2.6 The Local Horizon
(Discovering the Universe, 5th ed., §1-6)
- To an observer on the Earth, only one half of the celestial
sphere can be observed at a time.
As a result, in Atlanta
the sky appears roughly as shown at the right.
- The local horizon, often just called the horizon,
is the circle that divides the Earth and the sky from each other.
The compass directions north, south, east, and west are marked
along the horizon.
North will be underneath the north celestial pole.
When we face north, east is on our right and west is on our left.
- Another coordinate system that is commonly used to locate
objects in the sky is the altazimuth system, which is
based on the local horizon.
The altitude of an object is the angle between it and
The horizon has an altitude of 0° and the zenith has an altitude
The azimuth of an object is the angle between it and north,
measured clockwise along the horizon.
North has an azimuth of 0°, east has an azimuth of 90°,
south has an azimuth of 180°, and west has an azimuth of
- The local meridian, often just called the meridian,
is a semicircle that passes through the celestial poles and the
Question: the local meridian
is a projection onto the celestial sphere of what previously
described item on the Earth?
- Note that the horizon, zenith, and
meridian are fixed relative to the observer; hence the stars
and sun will move past them with time.
Question: what happens to
these items when the observer moves to a different location on
- Simple geometry shows
that the angle between the zenith and the celestial equator (i.e.
the zenith's declination) must also be the angle between the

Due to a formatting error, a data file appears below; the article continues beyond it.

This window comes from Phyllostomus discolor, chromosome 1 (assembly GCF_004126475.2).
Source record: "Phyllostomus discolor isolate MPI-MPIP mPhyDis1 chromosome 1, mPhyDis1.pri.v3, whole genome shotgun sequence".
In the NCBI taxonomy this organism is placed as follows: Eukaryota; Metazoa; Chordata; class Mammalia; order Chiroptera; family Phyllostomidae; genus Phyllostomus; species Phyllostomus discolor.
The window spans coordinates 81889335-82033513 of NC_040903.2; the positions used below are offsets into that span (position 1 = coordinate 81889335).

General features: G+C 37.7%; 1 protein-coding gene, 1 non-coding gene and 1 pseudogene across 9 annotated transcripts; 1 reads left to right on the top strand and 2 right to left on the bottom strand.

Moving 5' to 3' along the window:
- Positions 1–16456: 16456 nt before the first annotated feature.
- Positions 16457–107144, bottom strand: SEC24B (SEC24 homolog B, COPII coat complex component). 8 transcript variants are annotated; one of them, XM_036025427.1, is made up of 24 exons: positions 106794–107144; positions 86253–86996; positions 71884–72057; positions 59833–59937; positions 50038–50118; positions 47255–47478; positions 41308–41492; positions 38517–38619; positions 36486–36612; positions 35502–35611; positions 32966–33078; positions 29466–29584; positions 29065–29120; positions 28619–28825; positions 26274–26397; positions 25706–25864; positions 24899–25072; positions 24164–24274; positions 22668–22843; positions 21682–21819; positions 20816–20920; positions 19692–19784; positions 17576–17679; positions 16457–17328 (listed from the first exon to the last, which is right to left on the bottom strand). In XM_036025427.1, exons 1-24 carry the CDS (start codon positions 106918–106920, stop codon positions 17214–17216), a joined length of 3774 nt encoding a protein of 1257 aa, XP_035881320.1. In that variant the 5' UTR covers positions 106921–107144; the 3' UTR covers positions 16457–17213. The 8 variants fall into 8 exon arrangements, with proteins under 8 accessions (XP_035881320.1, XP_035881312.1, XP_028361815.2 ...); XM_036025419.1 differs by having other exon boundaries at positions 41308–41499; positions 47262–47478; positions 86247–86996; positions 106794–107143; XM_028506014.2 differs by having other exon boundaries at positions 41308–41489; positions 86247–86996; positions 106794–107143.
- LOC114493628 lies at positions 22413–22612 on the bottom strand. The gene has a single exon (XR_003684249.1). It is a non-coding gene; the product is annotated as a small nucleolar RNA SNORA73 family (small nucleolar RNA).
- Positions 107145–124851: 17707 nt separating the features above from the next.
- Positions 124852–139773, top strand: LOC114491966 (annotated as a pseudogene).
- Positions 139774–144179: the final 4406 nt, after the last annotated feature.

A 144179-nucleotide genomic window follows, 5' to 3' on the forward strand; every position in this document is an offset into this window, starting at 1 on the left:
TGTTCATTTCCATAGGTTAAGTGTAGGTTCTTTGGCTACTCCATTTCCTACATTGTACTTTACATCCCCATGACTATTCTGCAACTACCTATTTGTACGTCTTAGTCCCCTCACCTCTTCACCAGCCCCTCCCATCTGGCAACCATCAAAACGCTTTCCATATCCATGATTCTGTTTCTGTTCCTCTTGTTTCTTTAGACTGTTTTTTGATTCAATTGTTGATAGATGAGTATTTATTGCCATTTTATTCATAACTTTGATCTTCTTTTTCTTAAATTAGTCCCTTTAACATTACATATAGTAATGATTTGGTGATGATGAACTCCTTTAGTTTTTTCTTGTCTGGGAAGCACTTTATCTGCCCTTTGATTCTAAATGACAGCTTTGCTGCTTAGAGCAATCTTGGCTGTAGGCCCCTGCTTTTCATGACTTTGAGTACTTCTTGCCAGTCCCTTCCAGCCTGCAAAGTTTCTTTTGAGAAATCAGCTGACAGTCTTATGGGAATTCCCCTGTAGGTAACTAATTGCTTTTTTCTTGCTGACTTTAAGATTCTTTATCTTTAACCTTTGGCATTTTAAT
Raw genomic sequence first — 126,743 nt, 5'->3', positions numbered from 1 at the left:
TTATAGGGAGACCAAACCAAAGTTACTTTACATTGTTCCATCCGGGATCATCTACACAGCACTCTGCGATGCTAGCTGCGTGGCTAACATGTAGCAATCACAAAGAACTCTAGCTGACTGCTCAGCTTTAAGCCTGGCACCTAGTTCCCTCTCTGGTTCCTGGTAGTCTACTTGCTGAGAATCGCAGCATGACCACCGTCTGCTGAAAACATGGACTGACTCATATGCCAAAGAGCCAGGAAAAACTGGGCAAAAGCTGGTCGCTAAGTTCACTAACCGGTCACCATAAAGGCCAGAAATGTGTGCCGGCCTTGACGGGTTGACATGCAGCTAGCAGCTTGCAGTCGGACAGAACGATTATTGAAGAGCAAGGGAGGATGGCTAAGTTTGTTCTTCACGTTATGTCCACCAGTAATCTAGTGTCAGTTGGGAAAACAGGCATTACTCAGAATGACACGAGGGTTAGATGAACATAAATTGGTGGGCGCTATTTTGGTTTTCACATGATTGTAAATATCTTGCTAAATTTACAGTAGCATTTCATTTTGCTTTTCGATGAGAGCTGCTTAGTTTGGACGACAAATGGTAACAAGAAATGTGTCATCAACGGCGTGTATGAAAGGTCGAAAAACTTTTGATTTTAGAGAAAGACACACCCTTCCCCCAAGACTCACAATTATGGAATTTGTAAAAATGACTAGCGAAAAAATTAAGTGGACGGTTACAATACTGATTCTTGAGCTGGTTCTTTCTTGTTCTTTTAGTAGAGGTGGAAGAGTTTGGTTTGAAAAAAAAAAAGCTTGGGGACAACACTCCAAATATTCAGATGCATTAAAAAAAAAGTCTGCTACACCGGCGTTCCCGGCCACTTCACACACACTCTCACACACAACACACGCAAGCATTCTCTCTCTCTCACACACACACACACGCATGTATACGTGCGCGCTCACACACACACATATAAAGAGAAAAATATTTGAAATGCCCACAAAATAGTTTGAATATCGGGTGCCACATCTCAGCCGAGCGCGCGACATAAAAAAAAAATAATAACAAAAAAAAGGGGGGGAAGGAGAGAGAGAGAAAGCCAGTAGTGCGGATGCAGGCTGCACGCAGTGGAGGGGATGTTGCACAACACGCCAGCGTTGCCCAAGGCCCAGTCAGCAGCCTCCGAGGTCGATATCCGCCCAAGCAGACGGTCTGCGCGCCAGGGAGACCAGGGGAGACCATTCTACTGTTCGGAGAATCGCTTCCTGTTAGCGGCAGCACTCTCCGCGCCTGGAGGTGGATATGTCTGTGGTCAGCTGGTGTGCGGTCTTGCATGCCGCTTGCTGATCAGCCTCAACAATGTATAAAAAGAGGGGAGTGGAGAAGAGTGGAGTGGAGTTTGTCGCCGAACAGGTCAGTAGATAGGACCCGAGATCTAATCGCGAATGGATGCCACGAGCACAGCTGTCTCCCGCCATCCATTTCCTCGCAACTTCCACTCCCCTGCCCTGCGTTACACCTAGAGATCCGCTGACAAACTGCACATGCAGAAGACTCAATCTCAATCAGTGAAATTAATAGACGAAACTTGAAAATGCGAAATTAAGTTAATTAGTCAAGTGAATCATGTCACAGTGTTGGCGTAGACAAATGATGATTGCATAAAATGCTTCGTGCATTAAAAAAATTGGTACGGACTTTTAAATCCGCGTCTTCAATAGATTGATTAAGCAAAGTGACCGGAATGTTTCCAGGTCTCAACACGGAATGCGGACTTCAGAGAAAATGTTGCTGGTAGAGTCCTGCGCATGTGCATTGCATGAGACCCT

north celestial pole and the north horizon.
Since the zenith's declination is equal to one's latitude, Columbus
was always able to determine his latitude when he crossed the
Atlantic Ocean by measuring the altitude of Polaris.
the summer, the Sun is located near the summer solstice, north
of the celestial equator.
In Atlanta, it therefore appears high in the sky at transit,
33.7° - 23.5° = 10.2° away from the zenith.
- During the winter the Sun is near the winter solstice, south
of the celestial equator.
In Atlanta, it therefore appears low in the sky at transit, 33.7°
+ 23.5° = 57.2° away from the zenith.
- At a latitude of 23.5° N, the tropic of Cancer,
the Sun just reaches the zenith on the summer solstice.
At 23.5° S, the tropic of Capricorn, it just reaches
the zenith on the winter solstice.
Between these latitudes (the tropics), the Sun crosses
the zenith twice during the year.
Tropic is from the Greek for "turning", again describing
the Sun's motion at the solstice.
Cancer and Capricorn are the constellations where the Sun is
located at the solstices (or rather where it was located in 500
- The closer the Sun is to the zenith, the
more concentrated its light is on the Earth's surface, so the
more energy it transfers.
This is why summer is warmer and winter is colder, and why the
tropics are warm year round.